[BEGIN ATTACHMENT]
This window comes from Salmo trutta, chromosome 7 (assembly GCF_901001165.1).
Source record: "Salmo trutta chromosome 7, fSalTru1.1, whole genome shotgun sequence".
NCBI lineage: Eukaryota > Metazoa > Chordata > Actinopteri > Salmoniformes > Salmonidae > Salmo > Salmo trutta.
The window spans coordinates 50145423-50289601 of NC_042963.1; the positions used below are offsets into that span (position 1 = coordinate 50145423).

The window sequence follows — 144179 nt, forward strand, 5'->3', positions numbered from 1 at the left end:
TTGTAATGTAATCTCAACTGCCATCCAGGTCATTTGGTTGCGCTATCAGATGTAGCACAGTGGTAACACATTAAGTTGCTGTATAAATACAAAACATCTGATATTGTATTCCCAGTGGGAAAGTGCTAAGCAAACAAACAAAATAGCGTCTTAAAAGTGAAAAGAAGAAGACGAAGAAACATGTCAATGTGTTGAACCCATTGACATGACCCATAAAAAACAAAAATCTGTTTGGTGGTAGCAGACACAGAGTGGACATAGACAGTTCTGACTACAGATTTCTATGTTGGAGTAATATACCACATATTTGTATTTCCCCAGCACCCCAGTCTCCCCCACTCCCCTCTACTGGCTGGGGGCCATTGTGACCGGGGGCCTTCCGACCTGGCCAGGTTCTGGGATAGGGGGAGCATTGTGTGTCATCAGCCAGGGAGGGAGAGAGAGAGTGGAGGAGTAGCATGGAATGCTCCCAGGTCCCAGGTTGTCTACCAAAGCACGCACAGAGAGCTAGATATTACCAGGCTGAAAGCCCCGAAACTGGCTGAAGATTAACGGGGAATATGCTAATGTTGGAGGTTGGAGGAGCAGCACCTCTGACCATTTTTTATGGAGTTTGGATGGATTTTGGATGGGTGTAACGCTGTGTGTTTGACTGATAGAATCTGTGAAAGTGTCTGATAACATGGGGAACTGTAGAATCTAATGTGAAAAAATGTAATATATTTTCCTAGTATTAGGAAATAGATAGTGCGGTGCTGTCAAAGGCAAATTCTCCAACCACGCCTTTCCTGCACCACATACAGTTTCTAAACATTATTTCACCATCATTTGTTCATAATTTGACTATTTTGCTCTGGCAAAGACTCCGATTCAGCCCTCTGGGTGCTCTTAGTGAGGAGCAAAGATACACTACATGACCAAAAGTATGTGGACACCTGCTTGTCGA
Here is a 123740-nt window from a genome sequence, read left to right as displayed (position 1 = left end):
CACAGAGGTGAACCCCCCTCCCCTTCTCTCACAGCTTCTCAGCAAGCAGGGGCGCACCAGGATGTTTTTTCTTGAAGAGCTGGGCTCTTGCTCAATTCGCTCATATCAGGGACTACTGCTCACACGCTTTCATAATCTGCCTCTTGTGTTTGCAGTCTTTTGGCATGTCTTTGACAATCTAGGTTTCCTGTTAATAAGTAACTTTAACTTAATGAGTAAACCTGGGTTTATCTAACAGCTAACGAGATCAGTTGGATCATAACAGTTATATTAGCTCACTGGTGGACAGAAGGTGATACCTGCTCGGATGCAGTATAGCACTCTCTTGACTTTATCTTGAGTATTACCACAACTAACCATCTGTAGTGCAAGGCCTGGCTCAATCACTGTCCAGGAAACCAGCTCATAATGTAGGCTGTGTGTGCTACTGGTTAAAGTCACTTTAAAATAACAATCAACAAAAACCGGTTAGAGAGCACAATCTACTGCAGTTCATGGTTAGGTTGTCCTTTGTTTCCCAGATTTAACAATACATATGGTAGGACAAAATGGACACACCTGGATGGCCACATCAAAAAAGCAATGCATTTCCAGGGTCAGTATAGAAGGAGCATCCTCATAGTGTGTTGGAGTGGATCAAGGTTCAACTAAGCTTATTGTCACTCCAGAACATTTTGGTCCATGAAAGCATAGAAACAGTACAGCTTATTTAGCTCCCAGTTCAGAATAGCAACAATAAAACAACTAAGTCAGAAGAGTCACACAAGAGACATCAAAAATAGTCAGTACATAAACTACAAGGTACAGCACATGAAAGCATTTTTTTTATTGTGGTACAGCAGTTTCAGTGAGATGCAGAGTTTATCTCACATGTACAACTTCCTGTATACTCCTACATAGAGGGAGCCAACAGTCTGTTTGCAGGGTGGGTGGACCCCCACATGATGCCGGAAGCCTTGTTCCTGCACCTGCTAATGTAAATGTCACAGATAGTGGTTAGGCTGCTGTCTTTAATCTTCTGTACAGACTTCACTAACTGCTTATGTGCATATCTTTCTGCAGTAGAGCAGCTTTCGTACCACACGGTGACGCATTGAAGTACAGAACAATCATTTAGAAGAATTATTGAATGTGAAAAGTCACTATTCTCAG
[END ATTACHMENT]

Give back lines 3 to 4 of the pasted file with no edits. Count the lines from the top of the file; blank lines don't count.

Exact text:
NCBI lineage: Eukaryota > Metazoa > Chordata > Actinopteri > Salmoniformes > Salmonidae > Salmo > Salmo trutta.
The window spans coordinates 50145423-50289601 of NC_042963.1; the positions used below are offsets into that span (position 1 = coordinate 50145423).